By Honobonoru500 and Nama. Released in Japan as “Saijaku Tamer wa Gomihiroi no Tabi wo Hajimemashita” by TO Books. Released in North America by Seven Seas. Translated by Benjamin Daughety. Adapted by M.B. Hare.
I appreciate that Slow Life books are slow starters and you have to give them room to breathe before they get going. I appreciate that “seems weak but is actually strong” is a well-worn genre, and that if you’re going to play in it you need to follow the rules for that genre. But wow, I don’t think I’ve ever seen a book get the first half as wrong as this series does. Starting on page one with a situation that is so comically evil I wondered briefly if this was a parody, we follow our heroine as she survives on her own, eating what she can and having only herself and her pet “weak” slime for company. After all, she’s a no-star tamer, and the slime was near death. How interesting can she be? The answer, at least till about 2/3 of the way into the book, is “not very interesting at all”. It’s cripplingly dull.
Our heroine is introduced to us when she gets her magic rating at the age of five, as all people do in her village. It’s… a no-star, the weakest amount. And tamer, the weakest class. Her family immediately despise her, and she is forced to go live in the woods, with only a kindly fortune teller helping her to stay alive. Then she hears the village chief plotting to have her murdered, and flees. She ends up walking from RPG-named village to RPG-named village, looking through trash heaps for useful items. The only thing she can tame is a weak slime on the verge of death. That said… once the slime starts eating used potions, it quickly turns out to be a rapidly growing slime indeed. As for Ivy (as our heroine names herself), she also seems to have hidden skills… which might stem from memories of a past life.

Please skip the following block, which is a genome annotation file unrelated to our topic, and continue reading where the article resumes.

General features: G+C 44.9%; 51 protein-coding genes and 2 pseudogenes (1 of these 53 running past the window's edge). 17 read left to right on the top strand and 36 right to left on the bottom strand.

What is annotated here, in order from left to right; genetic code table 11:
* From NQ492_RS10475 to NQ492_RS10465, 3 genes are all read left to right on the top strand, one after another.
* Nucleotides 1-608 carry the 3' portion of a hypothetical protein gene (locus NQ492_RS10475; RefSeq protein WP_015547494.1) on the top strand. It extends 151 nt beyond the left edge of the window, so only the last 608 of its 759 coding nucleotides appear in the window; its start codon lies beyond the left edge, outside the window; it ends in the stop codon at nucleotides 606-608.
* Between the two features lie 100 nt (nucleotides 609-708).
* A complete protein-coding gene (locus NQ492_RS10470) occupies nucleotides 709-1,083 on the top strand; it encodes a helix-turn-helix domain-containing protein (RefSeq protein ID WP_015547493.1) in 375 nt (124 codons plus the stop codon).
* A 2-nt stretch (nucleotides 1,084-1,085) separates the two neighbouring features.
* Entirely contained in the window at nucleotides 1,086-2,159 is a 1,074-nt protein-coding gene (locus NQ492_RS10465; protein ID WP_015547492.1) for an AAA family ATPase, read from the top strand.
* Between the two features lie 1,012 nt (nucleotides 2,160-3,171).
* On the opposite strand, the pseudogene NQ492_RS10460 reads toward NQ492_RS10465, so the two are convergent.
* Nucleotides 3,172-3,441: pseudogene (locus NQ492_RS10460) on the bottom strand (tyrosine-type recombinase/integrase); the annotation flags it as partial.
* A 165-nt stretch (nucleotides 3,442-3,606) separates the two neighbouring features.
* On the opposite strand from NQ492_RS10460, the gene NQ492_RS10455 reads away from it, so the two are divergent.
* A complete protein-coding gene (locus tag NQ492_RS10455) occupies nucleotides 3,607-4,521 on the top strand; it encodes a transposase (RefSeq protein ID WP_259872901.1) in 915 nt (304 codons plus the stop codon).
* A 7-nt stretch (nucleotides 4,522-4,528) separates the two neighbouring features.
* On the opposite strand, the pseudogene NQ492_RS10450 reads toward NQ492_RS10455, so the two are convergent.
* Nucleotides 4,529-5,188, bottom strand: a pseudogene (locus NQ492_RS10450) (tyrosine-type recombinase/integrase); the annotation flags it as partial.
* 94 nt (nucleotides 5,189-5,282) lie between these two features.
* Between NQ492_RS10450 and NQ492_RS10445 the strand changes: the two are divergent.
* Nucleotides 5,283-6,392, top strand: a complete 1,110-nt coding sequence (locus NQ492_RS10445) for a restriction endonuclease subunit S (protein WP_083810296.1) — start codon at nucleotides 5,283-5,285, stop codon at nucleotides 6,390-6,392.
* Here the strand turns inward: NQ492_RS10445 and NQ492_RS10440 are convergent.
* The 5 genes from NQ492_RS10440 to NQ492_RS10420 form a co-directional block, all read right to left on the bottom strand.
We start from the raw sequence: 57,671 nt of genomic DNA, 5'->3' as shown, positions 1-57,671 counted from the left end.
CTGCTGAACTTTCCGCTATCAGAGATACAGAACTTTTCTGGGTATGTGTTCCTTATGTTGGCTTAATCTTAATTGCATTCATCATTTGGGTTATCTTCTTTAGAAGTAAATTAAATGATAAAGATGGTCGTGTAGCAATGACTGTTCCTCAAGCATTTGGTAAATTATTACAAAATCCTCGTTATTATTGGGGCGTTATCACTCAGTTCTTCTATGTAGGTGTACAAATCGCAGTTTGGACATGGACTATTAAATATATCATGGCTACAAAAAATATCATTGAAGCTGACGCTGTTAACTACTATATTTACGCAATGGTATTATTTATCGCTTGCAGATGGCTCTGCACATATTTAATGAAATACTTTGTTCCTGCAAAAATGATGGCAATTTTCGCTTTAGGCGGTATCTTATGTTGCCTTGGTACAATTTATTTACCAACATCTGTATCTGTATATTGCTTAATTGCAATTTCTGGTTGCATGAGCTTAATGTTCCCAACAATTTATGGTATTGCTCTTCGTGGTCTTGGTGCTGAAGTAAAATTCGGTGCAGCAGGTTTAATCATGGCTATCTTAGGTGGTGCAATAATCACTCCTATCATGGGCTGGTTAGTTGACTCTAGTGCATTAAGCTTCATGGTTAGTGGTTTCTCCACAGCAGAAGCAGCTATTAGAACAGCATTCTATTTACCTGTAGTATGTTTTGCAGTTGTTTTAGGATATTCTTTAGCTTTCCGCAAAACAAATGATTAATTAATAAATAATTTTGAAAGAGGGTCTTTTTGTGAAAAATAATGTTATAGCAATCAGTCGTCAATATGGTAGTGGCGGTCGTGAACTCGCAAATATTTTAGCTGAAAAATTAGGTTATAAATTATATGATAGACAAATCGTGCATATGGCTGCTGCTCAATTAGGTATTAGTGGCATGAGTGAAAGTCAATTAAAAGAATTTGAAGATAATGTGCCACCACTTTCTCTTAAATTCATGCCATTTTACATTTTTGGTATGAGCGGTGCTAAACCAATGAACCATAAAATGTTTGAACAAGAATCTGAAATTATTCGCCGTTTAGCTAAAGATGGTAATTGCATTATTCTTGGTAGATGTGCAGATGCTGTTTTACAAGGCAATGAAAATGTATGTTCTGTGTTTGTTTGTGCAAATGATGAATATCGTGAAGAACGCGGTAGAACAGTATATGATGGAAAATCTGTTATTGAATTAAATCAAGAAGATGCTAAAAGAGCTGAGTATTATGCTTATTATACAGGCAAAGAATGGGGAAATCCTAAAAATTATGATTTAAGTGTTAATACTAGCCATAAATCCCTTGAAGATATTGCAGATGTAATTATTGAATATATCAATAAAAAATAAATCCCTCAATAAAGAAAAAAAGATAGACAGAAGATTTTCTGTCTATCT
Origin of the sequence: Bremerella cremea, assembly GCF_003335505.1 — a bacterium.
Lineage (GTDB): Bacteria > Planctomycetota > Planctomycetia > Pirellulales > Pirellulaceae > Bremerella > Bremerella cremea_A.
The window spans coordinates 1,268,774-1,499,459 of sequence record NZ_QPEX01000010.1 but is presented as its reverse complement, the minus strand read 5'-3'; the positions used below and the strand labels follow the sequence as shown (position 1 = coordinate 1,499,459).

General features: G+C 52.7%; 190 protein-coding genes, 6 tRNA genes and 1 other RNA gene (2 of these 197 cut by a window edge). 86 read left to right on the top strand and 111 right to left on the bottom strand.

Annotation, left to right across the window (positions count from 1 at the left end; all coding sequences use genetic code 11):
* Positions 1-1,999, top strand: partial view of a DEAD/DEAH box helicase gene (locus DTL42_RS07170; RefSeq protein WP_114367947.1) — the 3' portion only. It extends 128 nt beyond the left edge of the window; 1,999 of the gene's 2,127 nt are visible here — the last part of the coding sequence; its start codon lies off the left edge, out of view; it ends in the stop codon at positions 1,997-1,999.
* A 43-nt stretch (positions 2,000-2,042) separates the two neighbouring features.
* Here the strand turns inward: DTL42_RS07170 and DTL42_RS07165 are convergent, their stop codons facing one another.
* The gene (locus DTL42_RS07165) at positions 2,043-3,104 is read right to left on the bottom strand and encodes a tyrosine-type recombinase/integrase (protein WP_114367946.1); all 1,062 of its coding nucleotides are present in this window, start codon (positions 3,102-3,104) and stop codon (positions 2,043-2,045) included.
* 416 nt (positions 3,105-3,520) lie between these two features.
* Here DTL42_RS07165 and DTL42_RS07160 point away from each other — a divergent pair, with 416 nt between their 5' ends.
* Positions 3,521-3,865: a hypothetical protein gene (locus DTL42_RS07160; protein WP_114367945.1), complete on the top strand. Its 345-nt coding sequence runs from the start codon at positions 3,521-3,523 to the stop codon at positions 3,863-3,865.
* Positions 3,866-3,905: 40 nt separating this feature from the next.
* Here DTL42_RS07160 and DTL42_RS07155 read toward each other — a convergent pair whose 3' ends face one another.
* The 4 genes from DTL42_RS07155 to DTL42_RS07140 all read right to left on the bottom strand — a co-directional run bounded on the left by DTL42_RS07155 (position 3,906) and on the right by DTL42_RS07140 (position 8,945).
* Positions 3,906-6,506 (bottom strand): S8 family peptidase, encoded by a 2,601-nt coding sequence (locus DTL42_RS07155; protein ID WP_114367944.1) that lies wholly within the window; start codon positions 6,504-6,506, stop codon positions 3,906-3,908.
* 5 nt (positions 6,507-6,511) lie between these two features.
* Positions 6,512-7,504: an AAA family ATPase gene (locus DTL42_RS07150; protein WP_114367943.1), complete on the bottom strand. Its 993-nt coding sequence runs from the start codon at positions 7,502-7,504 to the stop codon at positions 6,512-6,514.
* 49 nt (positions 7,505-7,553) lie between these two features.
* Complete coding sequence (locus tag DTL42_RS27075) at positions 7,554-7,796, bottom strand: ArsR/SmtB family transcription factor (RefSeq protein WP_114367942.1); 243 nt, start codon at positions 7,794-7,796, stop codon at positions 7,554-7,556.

So much is shoehorned in here. I called the towns RPG-named, and they seem to be about as shallow as a generic RPG town as well. The fact that most of the people are surviving on field mice, rabbit, and pigeon meat tells you how far out in the boonies she is. I kept forgetting about the isekai part until it was brought up again, because it’s just there to explain why Ivy can use herbs, or make tea. Things do get a bit better once she starts interacting with actual people, but again, this takes until halfway through a pretty long book. Oh yes, and there’s slavery in this book as well, and the subplot near the end involves Ivy trying to protect herself from being kidnapped and sold as a slave. Unfortunately, this is not resolved in Volume One, so… guess I’ll never know.
TO Books has done well here with Ascendance of a Bookworm and Tearmoon Empire, but man, this was an absolute zero of a first volume. I have no doubt Ivy’s life will continue to get better as she finds more allies and gradually learns how strong she no doubt is. As for me, byeeeee.